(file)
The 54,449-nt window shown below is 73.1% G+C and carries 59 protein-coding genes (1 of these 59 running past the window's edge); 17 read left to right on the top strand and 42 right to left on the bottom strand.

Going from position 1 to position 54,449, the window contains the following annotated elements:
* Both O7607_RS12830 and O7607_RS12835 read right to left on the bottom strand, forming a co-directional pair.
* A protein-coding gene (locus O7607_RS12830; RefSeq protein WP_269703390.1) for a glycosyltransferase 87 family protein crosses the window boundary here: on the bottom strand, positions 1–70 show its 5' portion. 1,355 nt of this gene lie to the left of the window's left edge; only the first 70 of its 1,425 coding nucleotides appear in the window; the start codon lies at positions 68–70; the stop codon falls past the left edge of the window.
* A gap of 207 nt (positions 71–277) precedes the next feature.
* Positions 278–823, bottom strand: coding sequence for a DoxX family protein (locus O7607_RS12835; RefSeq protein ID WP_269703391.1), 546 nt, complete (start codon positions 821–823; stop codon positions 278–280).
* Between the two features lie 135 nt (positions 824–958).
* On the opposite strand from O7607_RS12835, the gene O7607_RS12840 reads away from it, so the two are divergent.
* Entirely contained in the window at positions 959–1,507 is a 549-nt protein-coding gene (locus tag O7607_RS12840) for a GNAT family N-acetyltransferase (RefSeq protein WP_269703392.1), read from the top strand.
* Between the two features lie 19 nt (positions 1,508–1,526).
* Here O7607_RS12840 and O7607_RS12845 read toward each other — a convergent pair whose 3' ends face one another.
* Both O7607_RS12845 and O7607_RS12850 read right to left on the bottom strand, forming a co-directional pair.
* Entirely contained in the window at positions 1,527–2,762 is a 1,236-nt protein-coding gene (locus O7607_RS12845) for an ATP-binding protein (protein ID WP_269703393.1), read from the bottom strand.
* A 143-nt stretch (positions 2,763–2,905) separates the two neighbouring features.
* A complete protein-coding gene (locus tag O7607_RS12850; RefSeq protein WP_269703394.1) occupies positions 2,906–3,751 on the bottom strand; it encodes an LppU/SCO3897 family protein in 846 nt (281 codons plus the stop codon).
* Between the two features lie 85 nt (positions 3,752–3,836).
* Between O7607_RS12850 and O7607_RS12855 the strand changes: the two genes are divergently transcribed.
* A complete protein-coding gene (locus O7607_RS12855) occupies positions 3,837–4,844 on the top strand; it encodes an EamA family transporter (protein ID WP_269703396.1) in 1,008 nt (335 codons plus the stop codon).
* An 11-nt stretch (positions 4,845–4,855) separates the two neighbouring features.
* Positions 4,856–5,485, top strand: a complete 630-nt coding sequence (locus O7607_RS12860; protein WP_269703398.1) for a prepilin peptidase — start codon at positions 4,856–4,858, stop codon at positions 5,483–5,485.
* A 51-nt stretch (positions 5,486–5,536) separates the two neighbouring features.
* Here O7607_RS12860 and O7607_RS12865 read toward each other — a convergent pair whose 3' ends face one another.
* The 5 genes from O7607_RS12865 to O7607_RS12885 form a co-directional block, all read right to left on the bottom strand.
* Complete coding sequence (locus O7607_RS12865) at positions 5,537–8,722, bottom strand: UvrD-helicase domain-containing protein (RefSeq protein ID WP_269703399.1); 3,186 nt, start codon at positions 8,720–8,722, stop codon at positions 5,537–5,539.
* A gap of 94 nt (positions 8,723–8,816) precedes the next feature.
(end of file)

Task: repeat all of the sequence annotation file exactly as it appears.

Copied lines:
The 54,449-nt window shown below is 73.1% G+C and carries 59 protein-coding genes (1 of these 59 running past the window's edge); 17 read left to right on the top strand and 42 right to left on the bottom strand.

Going from position 1 to position 54,449, the window contains the following annotated elements:
* Both O7607_RS12830 and O7607_RS12835 read right to left on the bottom strand, forming a co-directional pair.
* A protein-coding gene (locus O7607_RS12830; RefSeq protein WP_269703390.1) for a glycosyltransferase 87 family protein crosses the window boundary here: on the bottom strand, positions 1–70 show its 5' portion. 1,355 nt of this gene lie to the left of the window's left edge; only the first 70 of its 1,425 coding nucleotides appear in the window; the start codon lies at positions 68–70; the stop codon falls past the left edge of the window.
* A gap of 207 nt (positions 71–277) precedes the next feature.
* Positions 278–823, bottom strand: coding sequence for a DoxX family protein (locus O7607_RS12835; RefSeq protein ID WP_269703391.1), 546 nt, complete (start codon positions 821–823; stop codon positions 278–280).
* Between the two features lie 135 nt (positions 824–958).
* On the opposite strand from O7607_RS12835, the gene O7607_RS12840 reads away from it, so the two are divergent.
* Entirely contained in the window at positions 959–1,507 is a 549-nt protein-coding gene (locus tag O7607_RS12840) for a GNAT family N-acetyltransferase (RefSeq protein WP_269703392.1), read from the top strand.
* Between the two features lie 19 nt (positions 1,508–1,526).
* Here O7607_RS12840 and O7607_RS12845 read toward each other — a convergent pair whose 3' ends face one another.
* Both O7607_RS12845 and O7607_RS12850 read right to left on the bottom strand, forming a co-directional pair.
* Entirely contained in the window at positions 1,527–2,762 is a 1,236-nt protein-coding gene (locus O7607_RS12845) for an ATP-binding protein (protein ID WP_269703393.1), read from the bottom strand.
* A 143-nt stretch (positions 2,763–2,905) separates the two neighbouring features.
* A complete protein-coding gene (locus tag O7607_RS12850; RefSeq protein WP_269703394.1) occupies positions 2,906–3,751 on the bottom strand; it encodes an LppU/SCO3897 family protein in 846 nt (281 codons plus the stop codon).
* Between the two features lie 85 nt (positions 3,752–3,836).
* Between O7607_RS12850 and O7607_RS12855 the strand changes: the two genes are divergently transcribed.
* A complete protein-coding gene (locus O7607_RS12855) occupies positions 3,837–4,844 on the top strand; it encodes an EamA family transporter (protein ID WP_269703396.1) in 1,008 nt (335 codons plus the stop codon).
* An 11-nt stretch (positions 4,845–4,855) separates the two neighbouring features.
* Positions 4,856–5,485, top strand: a complete 630-nt coding sequence (locus O7607_RS12860; protein WP_269703398.1) for a prepilin peptidase — start codon at positions 4,856–4,858, stop codon at positions 5,483–5,485.
* A 51-nt stretch (positions 5,486–5,536) separates the two neighbouring features.
* Here O7607_RS12860 and O7607_RS12865 read toward each other — a convergent pair whose 3' ends face one another.
* The 5 genes from O7607_RS12865 to O7607_RS12885 form a co-directional block, all read right to left on the bottom strand.
* Complete coding sequence (locus O7607_RS12865) at positions 5,537–8,722, bottom strand: UvrD-helicase domain-containing protein (RefSeq protein ID WP_269703399.1); 3,186 nt, start codon at positions 8,720–8,722, stop codon at positions 5,537–5,539.
* A gap of 94 nt (positions 8,723–8,816) precedes the next feature.